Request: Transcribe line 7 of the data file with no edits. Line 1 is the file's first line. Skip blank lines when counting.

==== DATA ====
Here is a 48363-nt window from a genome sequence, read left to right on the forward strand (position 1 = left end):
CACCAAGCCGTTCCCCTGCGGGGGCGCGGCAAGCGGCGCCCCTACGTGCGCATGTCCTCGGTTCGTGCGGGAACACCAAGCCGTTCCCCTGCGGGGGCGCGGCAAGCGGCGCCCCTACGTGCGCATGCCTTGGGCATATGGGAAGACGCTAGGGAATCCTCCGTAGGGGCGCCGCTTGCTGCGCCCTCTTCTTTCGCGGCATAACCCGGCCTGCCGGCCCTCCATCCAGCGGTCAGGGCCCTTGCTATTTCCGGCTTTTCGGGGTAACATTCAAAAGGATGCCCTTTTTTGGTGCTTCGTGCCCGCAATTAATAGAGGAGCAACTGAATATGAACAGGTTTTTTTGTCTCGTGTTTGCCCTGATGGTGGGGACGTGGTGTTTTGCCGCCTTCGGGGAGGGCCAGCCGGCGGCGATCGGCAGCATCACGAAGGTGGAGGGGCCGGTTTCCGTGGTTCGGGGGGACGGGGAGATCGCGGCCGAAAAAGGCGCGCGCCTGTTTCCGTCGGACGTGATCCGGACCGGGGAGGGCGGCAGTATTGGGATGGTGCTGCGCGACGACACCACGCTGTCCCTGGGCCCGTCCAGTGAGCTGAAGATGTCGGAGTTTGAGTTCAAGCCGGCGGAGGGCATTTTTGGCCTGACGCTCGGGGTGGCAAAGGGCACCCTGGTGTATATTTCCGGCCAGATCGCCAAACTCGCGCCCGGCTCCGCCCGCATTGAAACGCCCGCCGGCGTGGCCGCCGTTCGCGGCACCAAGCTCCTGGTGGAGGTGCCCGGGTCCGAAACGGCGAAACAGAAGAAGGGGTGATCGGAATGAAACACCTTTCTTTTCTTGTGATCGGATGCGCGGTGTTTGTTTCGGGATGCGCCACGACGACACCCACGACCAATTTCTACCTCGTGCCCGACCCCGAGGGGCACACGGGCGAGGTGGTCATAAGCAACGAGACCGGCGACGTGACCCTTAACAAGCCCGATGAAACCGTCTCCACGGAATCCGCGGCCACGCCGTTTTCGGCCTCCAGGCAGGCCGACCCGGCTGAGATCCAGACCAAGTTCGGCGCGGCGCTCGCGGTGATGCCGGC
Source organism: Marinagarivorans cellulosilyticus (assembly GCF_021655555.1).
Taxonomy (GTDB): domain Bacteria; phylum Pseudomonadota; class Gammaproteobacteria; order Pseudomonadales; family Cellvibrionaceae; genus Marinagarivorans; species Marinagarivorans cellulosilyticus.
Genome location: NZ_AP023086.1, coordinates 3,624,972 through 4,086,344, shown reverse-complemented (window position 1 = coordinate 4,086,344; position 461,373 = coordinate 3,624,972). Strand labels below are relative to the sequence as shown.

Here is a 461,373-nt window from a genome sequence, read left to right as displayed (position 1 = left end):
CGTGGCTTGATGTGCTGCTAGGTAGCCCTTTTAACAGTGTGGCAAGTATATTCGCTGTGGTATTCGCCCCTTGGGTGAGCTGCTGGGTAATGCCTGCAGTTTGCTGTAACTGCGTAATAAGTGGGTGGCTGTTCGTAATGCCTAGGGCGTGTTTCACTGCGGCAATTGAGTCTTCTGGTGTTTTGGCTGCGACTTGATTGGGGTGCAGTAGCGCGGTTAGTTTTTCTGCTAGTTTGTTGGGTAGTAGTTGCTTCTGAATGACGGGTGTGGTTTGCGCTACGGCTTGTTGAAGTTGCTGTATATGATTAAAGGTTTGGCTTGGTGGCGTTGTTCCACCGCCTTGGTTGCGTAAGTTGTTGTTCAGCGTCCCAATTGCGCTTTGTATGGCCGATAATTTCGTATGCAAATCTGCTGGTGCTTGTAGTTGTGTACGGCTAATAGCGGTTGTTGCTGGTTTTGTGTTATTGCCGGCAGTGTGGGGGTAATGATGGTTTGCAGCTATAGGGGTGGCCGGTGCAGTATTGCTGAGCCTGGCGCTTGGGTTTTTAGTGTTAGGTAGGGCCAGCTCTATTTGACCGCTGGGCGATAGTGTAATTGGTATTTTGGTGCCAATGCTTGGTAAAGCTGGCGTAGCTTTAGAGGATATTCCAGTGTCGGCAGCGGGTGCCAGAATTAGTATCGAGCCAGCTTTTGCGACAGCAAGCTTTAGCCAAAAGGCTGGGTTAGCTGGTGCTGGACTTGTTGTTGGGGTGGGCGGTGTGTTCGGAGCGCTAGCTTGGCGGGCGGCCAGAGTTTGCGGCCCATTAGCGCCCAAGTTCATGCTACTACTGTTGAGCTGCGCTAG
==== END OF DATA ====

CGTGGCTTGATGTGCTGCTAGGTAGCCCTTTTAACAGTGTGGCAAGTATATTCGCTGTGGTATTCGCCCCTTGGGTGAGCTGCTGGGTAATGCCTGCAGTTTGCTGTAACTGCGTAATAAGTGGGTGGCTGTTCGTAATGCCTAGGGCGTGTTTCACTGCGGCAATTGAGTCTTCTGGTGTTTTGGCTGCGACTTGATTGGGGTGCAGTAGCGCGGTTAGTTTTTCTGCTAGTTTGTTGGGTAGTAGTTGCTTCTGAATGACGGGTGTGGTTTGCGCTACGGCTTGTTGAAGTTGCTGTATATGATTAAAGGTTTGGCTTGGTGGCGTTGTTCCACCGCCTTGGTTGCGTAAGTTGTTGTTCAGCGTCCCAATTGCGCTTTGTATGGCCGATAATTTCGTATGCAAATCTGCTGGTGCTTGTAGTTGTGTACGGCTAATAGCGGTTGTTGCTGGTTTTGTGTTATTGCCGGCAGTGTGGGGGTAATGATGGTTTGCAGCTATAGGGGTGGCCGGTGCAGTATTGCTGAGCCTGGCGCTTGGGTTTTTAGTGTTAGGTAGGGCCAGCTCTATTTGACCGCTGGGCGATAGTGTAATTGGTATTTTGGTGCCAATGCTTGGTAAAGCTGGCGTAGCTTTAGAGGATATTCCAGTGTCGGCAGCGGGTGCCAGAATTAGTATCGAGCCAGCTTTTGCGACAGCAAGCTTTAGCCAAAAGGCTGGGTTAGCTGGTGCTGGACTTGTTGTTGGGGTGGGCGGTGTGTTCGGAGCGCTAGCTTGGCGGGCGGCCAGAGTTTGCGGCCCATTAGCGCCCAAGTTCATGCTACTACTGTTGAGCTGCGCTAG